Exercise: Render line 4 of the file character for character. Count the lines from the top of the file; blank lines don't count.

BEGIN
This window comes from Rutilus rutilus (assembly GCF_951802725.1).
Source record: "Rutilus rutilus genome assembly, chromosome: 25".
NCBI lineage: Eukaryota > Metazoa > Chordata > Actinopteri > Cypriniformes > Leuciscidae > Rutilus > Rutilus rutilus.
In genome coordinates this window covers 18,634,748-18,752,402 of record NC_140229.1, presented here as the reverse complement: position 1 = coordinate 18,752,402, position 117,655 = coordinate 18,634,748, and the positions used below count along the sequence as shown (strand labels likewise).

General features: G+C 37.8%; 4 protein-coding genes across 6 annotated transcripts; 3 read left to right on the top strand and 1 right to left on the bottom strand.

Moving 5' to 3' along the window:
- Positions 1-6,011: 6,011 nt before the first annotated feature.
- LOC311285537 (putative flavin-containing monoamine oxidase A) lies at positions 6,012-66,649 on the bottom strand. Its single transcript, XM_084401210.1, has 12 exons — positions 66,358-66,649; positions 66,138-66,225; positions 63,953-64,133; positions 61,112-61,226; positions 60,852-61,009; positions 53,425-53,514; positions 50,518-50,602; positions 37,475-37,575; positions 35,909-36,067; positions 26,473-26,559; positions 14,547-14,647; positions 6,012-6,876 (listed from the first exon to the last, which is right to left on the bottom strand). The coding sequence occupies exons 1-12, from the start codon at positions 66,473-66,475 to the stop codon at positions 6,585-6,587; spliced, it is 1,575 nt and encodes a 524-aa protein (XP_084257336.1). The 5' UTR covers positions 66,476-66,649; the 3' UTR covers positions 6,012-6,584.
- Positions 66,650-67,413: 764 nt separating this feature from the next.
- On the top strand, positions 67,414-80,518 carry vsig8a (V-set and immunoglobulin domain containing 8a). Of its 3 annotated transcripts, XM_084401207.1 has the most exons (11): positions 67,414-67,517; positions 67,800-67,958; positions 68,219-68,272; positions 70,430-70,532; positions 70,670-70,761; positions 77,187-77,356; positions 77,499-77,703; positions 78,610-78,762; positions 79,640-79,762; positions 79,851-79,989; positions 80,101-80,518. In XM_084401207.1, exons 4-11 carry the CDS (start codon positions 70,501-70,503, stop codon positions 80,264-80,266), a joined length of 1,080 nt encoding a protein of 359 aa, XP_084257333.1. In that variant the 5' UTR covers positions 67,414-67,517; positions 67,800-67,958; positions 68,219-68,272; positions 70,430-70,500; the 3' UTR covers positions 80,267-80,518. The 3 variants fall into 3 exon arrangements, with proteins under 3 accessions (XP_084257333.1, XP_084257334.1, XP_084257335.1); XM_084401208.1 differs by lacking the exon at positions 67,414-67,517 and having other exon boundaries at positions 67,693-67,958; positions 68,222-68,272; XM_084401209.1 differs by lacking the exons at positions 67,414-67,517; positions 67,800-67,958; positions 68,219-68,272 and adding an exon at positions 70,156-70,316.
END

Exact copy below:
In genome coordinates this window covers 18,634,748-18,752,402 of record NC_140229.1, presented here as the reverse complement: position 1 = coordinate 18,752,402, position 117,655 = coordinate 18,634,748, and the positions used below count along the sequence as shown (strand labels likewise).